Articles marked as featured are inserted as the newest lead or "featured" story of the time.
Social enterprises can help build stability in countries facing political crises by addressing root causes of civilian discontent.
By Andrew B. Lala | Mar. 3, 2015
(Photo) Boston RPCVs Dennis Ramsier (Liberia, 1971-1973) & Diane Gallagher (Cape Verde, 1990-1992) representing their host countries during the Around the World Fair at Boston University on March 2nd.
A BARPCV community grant
For two months over the summer, three students from the University of California, Berkeley, lived in the barrio of Las Cumbres 3 in Aguascalientes, Mexico, to create a youth empowerment center. Las Cumbres 3, a small community in Augascalientes, is a collection of 300 families who illegally built shacks along privately owned land and settled. The area is not recognized as a community by the state, and therefore receives few resources. For the two months in which the three college students from the U.S. visited, 18 students ages 13-15 worked with the Berkeley students on education and life skills. Most importantly, the students worked together to think of sustainable projects that they could implement in their communities, to make a small impact on where they live.
Hi, my name is Jake McGrew and I just joined BARPCV. I was sent to Ukraine in September as part of the TEFL program. My training site was a very small town called Kozelets, which was an hour away from Kyiv (and Chernobyl..) and I was living with a single mother who had a son my age who was married and living in Kyiv. My host mom (Natasha) was the "cool mom" and had a facebook and everything. I loved running at the nearby stadium with her every night, even when it started snowing in late November. Around this time is when the EuroMaidan protests began, but even being an hour away our town was unaffected, until swearing-in. We actually had to be sworn-in a day early because we didn't know if we would be able to safely make it to the Embassy.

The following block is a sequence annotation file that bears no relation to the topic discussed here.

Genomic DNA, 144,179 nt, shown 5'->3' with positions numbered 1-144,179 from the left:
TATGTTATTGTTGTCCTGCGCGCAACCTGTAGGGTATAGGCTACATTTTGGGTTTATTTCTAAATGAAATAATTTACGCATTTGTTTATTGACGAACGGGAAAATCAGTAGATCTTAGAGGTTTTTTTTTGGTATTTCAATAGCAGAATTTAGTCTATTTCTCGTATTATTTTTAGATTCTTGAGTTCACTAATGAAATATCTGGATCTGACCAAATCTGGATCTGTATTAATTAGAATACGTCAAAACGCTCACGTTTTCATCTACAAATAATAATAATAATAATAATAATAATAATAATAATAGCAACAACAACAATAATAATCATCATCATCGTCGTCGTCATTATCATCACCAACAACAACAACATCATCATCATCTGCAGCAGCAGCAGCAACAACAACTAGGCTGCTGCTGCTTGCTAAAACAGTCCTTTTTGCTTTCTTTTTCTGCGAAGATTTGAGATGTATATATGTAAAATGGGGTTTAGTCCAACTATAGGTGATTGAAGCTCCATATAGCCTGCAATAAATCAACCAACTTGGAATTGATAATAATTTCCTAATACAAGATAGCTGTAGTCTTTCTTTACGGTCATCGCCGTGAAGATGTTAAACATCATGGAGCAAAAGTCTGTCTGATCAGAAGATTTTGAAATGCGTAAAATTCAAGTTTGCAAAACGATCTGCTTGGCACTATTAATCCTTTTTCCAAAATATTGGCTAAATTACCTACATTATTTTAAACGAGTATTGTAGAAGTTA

New study shows how electronic cash transfers help people cope with income problems
Only about one-fourth of Kenyans have access to a traditional bank, and many people in the country farm for a living. Add those things together, and the result is that a large number of Kenyans are vulnerable to unpredictable income fluctuations. But a new study co-authored by MIT economist Tavneet Suri shows that a growing form of electronic payments is helping Kenyans weather these financial problems by letting them informally borrow and lend money more easily. >>Read More
Newstory sourced from Peter Dizikes, MIT News Office